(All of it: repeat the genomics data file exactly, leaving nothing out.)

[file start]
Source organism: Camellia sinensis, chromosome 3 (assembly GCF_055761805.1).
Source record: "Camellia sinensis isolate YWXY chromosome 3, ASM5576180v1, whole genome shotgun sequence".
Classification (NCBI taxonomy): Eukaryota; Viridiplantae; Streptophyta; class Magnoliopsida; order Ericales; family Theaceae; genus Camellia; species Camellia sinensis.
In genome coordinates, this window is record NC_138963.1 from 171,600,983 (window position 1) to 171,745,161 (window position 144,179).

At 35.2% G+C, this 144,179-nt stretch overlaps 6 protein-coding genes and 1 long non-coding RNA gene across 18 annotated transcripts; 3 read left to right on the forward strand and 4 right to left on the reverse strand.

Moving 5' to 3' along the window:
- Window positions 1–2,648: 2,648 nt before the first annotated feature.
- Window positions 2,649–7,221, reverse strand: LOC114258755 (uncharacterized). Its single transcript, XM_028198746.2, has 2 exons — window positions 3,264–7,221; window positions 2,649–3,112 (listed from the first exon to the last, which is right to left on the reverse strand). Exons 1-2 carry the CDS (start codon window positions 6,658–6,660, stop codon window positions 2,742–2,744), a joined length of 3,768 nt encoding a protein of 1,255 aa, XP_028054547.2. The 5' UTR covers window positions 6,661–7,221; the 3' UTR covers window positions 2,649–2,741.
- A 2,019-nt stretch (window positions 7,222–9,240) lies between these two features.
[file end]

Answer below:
Source organism: Camellia sinensis, chromosome 3 (assembly GCF_055761805.1).
Source record: "Camellia sinensis isolate YWXY chromosome 3, ASM5576180v1, whole genome shotgun sequence".
Classification (NCBI taxonomy): Eukaryota; Viridiplantae; Streptophyta; class Magnoliopsida; order Ericales; family Theaceae; genus Camellia; species Camellia sinensis.
In genome coordinates, this window is record NC_138963.1 from 171,600,983 (window position 1) to 171,745,161 (window position 144,179).

At 35.2% G+C, this 144,179-nt stretch overlaps 6 protein-coding genes and 1 long non-coding RNA gene across 18 annotated transcripts; 3 read left to right on the forward strand and 4 right to left on the reverse strand.

Moving 5' to 3' along the window:
- Window positions 1–2,648: 2,648 nt before the first annotated feature.
- Window positions 2,649–7,221, reverse strand: LOC114258755 (uncharacterized). Its single transcript, XM_028198746.2, has 2 exons — window positions 3,264–7,221; window positions 2,649–3,112 (listed from the first exon to the last, which is right to left on the reverse strand). Exons 1-2 carry the CDS (start codon window positions 6,658–6,660, stop codon window positions 2,742–2,744), a joined length of 3,768 nt encoding a protein of 1,255 aa, XP_028054547.2. The 5' UTR covers window positions 6,661–7,221; the 3' UTR covers window positions 2,649–2,741.
- A 2,019-nt stretch (window positions 7,222–9,240) lies between these two features.